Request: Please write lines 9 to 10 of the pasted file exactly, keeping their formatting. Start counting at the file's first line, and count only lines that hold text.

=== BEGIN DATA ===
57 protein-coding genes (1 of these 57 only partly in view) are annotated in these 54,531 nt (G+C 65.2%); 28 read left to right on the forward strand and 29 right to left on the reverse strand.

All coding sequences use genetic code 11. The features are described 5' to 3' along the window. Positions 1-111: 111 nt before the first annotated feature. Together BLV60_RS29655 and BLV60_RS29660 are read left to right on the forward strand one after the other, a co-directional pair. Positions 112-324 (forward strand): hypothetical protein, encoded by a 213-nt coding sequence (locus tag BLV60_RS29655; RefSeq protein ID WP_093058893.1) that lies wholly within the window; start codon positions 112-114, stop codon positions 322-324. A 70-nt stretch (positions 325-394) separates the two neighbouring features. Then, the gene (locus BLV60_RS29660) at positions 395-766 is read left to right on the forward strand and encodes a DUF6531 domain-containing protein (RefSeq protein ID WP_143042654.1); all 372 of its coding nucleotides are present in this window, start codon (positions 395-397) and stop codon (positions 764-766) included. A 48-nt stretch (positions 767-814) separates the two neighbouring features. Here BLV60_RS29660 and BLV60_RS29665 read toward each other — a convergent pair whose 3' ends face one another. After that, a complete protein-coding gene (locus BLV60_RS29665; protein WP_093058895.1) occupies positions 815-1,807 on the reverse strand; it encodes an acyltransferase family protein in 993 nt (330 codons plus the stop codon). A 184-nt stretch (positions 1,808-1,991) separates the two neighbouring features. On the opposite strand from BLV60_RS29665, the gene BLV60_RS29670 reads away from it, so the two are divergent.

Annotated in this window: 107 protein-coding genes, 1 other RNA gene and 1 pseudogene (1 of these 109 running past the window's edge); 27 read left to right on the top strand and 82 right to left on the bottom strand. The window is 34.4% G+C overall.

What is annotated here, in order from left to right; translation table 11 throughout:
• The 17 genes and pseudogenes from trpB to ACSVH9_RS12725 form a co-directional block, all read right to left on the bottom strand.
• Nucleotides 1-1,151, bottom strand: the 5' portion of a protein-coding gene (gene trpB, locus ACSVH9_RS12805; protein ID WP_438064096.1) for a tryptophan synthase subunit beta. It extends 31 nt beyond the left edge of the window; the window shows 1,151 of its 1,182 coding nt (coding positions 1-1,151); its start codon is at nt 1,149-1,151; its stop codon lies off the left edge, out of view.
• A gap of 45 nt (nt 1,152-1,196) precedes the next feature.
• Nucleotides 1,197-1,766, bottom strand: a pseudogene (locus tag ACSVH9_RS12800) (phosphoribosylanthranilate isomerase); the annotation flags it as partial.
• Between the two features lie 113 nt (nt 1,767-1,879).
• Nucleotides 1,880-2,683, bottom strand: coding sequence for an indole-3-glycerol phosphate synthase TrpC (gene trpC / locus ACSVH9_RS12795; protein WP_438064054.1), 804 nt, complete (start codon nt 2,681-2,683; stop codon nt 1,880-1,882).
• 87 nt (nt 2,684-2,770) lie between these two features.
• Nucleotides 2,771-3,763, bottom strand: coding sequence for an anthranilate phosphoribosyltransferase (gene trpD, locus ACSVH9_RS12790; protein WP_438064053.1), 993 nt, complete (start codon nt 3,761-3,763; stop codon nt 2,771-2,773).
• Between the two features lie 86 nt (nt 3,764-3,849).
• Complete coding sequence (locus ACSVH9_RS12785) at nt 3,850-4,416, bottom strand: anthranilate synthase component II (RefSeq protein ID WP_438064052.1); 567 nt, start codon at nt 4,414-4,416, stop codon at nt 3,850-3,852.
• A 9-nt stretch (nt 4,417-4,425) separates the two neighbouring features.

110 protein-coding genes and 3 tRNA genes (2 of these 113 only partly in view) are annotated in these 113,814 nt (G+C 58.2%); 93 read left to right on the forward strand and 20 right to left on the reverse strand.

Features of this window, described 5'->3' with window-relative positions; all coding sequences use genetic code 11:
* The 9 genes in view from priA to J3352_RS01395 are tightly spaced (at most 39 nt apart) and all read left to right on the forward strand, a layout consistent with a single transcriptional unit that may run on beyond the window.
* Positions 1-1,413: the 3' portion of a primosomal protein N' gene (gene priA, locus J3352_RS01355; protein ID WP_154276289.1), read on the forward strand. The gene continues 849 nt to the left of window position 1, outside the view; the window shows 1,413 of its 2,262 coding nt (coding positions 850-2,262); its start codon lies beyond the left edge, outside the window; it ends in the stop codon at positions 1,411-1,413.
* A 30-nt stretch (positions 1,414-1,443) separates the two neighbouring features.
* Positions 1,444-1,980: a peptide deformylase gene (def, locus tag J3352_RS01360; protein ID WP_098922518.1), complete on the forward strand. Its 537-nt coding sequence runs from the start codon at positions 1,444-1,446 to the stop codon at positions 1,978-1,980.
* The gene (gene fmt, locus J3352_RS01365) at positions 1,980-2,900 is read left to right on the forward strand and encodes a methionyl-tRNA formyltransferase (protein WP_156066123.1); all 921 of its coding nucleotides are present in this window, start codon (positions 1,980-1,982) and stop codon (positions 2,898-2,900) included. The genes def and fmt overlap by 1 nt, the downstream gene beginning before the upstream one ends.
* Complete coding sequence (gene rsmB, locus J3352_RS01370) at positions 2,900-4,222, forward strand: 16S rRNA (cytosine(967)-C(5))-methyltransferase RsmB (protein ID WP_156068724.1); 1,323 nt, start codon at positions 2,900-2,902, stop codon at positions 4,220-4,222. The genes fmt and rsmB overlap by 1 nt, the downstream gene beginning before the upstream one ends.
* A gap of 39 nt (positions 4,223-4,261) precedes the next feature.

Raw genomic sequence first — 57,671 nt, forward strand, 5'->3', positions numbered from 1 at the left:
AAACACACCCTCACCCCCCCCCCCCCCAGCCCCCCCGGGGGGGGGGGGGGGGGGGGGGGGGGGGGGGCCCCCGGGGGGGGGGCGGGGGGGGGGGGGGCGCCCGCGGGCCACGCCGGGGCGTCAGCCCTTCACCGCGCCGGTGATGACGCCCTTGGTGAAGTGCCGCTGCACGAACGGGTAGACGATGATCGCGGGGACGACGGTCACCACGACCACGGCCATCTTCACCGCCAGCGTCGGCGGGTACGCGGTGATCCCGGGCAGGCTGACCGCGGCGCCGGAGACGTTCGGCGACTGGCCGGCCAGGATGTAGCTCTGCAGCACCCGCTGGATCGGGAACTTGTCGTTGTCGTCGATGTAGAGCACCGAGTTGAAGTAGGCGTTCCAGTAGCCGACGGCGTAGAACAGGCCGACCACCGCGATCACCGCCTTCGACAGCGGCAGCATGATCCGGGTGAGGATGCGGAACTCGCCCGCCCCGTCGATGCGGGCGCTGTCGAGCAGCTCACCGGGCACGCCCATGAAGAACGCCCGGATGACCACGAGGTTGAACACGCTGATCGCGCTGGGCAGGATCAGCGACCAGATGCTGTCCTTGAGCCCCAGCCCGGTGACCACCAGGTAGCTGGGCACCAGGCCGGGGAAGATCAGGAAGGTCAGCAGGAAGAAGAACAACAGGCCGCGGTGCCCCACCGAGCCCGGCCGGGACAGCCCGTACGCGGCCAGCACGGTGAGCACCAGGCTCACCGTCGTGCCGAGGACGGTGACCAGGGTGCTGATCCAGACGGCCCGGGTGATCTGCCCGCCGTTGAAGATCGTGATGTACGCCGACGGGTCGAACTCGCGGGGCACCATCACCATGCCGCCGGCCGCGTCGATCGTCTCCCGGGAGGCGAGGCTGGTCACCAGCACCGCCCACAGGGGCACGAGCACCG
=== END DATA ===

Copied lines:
• Between the two features lie 113 nt (nt 1,767-1,879).
• Nucleotides 1,880-2,683, bottom strand: coding sequence for an indole-3-glycerol phosphate synthase TrpC (gene trpC / locus ACSVH9_RS12795; protein WP_438064054.1), 804 nt, complete (start codon nt 2,681-2,683; stop codon nt 1,880-1,882).